The Objectively Worst Decisions In Horror Movies 

Jacob Shelton
Updated March 25, 2020 43k votes 5.1k voters 192.2k views 34 items

List Rules Vote up the horrible decisions that feel strategically designed to crash and burn.

Running upstairs to escape someone. Locking the only door to a theater during an all-night rehearsal. Pausing while running away from a slasher. These are all terrible decisions people make in horror movies.

Some bad decisions make sense - characters do dumb things when they’re under duress, just like real humans. But there are plenty of other cases where it feels like writers just got lazy and needed to off a character, so they had them walk directly into a creepy basement where the villain's hiding. 

Some of your favorite horror films probably involve at least one objectively bad decision that doesn’t make logical sense. In the moment, it's easy to gloss over what are arguably scary movie plot holes, especially if the surrounding action has you gripping the edge of your seat in terror. Even when you notice characters' awful choices, it can actually make the movie more fun (if less immersive). But for the love of Wes Craven, please stop running upstairs. 

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The Strangers is listed (or ranked) 1 on the list The Objectively Worst Decisions In Horror Movies
Photo:  Universal Pictures Home Entertainment

Kristen McKay is easily one of the most frustrating characters in horror history. After surviving an onslaught by a group of masked maniacs, Kristen makes it out of the house and into the surrounding woods.

She actually manages to find a vantage point where she has eyes on every member of the group, and while she can't fight back and her phone is long gone, she can at least rest easy knowing she's safe. That is until she goes back into the house and things go downhill. 

Actors: Liv Tyler, Gemma Ward, Scott Speedman, Glenn Howerton, Laura Margolis, + more

Released: 2008

Directed by: Bryan Bertino

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Child's Play is listed (or ranked) 2 on the list The Objectively Worst Decisions In Horror Movies
Photo:  Shout! Factory

Halfway through Child's Play, Andy's mother, Karen, realizes Chucky is evil. When she discovers he's a possessed doll, she has a brief moment where she can throw him into a fire and roast the vicious hunk of plastic until he's no more.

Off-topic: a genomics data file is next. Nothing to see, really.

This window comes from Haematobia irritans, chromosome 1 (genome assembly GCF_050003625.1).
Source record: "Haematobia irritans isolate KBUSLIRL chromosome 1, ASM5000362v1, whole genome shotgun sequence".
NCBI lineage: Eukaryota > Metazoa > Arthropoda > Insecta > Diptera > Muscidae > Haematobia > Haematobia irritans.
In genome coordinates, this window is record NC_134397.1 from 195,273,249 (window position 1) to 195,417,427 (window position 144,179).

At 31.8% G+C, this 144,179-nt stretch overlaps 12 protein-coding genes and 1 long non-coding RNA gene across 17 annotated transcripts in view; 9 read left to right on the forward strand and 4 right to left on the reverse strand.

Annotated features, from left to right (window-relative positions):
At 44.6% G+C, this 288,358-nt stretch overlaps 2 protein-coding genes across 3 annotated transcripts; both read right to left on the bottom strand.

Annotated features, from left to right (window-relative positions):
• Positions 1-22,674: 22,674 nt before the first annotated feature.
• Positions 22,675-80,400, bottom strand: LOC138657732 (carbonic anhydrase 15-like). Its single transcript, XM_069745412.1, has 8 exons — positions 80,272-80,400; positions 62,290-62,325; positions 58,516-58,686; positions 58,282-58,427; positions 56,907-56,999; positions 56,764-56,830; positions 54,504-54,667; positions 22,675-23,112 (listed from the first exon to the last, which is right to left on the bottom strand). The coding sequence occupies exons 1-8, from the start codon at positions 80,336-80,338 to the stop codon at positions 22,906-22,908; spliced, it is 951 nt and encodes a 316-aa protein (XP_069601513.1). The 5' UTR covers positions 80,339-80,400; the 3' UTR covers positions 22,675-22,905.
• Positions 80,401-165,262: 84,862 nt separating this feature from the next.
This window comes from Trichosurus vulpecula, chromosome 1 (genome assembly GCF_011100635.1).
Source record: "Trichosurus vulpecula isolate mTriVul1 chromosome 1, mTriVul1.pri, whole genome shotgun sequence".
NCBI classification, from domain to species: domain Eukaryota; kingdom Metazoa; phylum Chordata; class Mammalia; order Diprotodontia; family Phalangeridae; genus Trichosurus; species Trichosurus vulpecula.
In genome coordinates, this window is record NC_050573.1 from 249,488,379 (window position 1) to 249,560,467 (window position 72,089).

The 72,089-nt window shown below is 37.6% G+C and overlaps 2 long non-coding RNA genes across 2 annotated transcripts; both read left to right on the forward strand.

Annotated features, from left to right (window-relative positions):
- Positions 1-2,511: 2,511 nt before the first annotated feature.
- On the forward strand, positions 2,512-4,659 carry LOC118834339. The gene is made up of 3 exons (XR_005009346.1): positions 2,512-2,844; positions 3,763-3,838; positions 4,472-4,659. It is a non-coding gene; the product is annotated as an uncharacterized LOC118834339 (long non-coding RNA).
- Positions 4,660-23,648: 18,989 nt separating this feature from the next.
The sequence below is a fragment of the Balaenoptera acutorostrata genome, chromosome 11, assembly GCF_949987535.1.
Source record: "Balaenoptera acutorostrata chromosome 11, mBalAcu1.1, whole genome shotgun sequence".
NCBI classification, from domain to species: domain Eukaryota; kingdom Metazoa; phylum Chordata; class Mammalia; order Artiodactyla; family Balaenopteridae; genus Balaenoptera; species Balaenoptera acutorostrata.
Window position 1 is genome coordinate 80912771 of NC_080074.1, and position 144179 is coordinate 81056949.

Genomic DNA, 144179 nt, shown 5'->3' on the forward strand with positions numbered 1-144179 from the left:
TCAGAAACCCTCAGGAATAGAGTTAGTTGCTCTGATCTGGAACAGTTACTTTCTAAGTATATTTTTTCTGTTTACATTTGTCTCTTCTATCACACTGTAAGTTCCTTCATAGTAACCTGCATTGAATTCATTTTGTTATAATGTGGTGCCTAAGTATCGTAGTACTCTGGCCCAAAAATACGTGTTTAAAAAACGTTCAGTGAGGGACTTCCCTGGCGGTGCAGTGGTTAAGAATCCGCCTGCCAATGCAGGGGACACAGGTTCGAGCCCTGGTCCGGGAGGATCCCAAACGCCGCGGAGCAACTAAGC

Instead, she just threatens to throw him in the fire, which gives the doll all the time he needs to break free of her grasp and continue his rampage. 

Actors: Brad Dourif, Catherine Hicks, Chris Sarandon, Dinah Manoff, Jack Colvin, + more

Released: 1988

Directed by: Tom Holland

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Scream is listed (or ranked) 3 on the list The Objectively Worst Decisions In Horror Movies
Photo:  Lionsgate

Tatum is easily the coolest character in Scream. She's smart, funny, and she's a really good friend to Sidney throughout her ordeal. So why was she given such a terrible final scene? While taking a trip to the garage to grab some brews, Tatum's confronted by Ghostface. She gets in some good defense, but instead of finishing him off or running back to the party to get help, she tries to crawl through the doggy door and gets stuck.

Ghostface uses this to his advantage and pulls up the electric garage door, taking out Tatum in the process.

Actors: Drew Barrymore, Rose McGowan, Courteney Cox, Liev Schreiber, Neve Campbell, + more

Released: 1996

Directed by: Wes Craven

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Wolf Creek is listed (or ranked) 4 on the list The Objectively Worst Decisions In Horror Movies
Photo:  Weinstein Company

One of the lazier scenes in modern horror occurs in Wolf Creek, an otherwise great film. In the movie, British backpackers Liz and Kristy are on the run from a rural Australian madman named Mick. Early on, Liz gets the jump on Mick with one of his firearms. 

Instead of holding onto it while she and Kristy run off or making sure the deed is done, Liz drops it next to Mick and flees. The villain uses this break in logic to regain the upper hand and continue the chase. 

Actors: Teresa Palmer, John Jarratt, Kestie Morassi, Nathan Phillips, Cassandra Magrath, + more

Released: 2005

Directed by: Greg McLean

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